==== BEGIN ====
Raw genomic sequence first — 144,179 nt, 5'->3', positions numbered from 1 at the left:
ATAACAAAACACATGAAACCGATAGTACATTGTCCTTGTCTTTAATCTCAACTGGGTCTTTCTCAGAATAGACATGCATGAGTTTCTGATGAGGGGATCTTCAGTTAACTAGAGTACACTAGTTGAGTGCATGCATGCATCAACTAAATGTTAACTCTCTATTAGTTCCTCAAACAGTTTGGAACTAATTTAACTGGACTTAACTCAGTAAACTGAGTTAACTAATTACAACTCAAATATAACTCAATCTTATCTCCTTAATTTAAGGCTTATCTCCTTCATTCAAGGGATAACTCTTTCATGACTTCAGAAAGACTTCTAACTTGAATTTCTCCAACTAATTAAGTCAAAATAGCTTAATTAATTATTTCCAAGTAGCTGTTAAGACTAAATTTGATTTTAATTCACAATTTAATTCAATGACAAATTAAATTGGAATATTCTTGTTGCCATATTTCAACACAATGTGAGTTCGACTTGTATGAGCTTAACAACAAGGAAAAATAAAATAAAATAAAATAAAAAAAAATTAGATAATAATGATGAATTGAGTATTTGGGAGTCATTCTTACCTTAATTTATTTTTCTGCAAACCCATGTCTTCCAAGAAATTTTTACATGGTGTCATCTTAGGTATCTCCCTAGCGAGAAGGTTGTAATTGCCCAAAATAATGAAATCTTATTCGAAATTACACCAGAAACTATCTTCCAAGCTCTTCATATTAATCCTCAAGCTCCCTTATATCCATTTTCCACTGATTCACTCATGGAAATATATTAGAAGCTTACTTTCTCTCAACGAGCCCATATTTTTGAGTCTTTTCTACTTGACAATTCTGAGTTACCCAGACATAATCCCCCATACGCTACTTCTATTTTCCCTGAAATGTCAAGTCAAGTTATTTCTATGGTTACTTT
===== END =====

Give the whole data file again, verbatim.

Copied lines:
Raw genomic sequence first — 144,179 nt, 5'->3', positions numbered from 1 at the left:
ATAACAAAACACATGAAACCGATAGTACATTGTCCTTGTCTTTAATCTCAACTGGGTCTTTCTCAGAATAGACATGCATGAGTTTCTGATGAGGGGATCTTCAGTTAACTAGAGTACACTAGTTGAGTGCATGCATGCATCAACTAAATGTTAACTCTCTATTAGTTCCTCAAACAGTTTGGAACTAATTTAACTGGACTTAACTCAGTAAACTGAGTTAACTAATTACAACTCAAATATAACTCAATCTTATCTCCTTAATTTAAGGCTTATCTCCTTCATTCAAGGGATAACTCTTTCATGACTTCAGAAAGACTTCTAACTTGAATTTCTCCAACTAATTAAGTCAAAATAGCTTAATTAATTATTTCCAAGTAGCTGTTAAGACTAAATTTGATTTTAATTCACAATTTAATTCAATGACAAATTAAATTGGAATATTCTTGTTGCCATATTTCAACACAATGTGAGTTCGACTTGTATGAGCTTAACAACAAGGAAAAATAAAATAAAATAAAATAAAAAAAAATTAGATAATAATGATGAATTGAGTATTTGGGAGTCATTCTTACCTTAATTTATTTTTCTGCAAACCCATGTCTTCCAAGAAATTTTTACATGGTGTCATCTTAGGTATCTCCCTAGCGAGAAGGTTGTAATTGCCCAAAATAATGAAATCTTATTCGAAATTACACCAGAAACTATCTTCCAAGCTCTTCATATTAATCCTCAAGCTCCCTTATATCCATTTTCCACTGATTCACTCATGGAAATATATTAGAAGCTTACTTTCTCTCAACGAGCCCATATTTTTGAGTCTTTTCTACTTGACAATTCTGAGTTACCCAGACATAATCCCCCATACGCTACTTCTATTTTCCCTGAAATGTCAAGTCAAGTTATTTCTATGGTTACTTT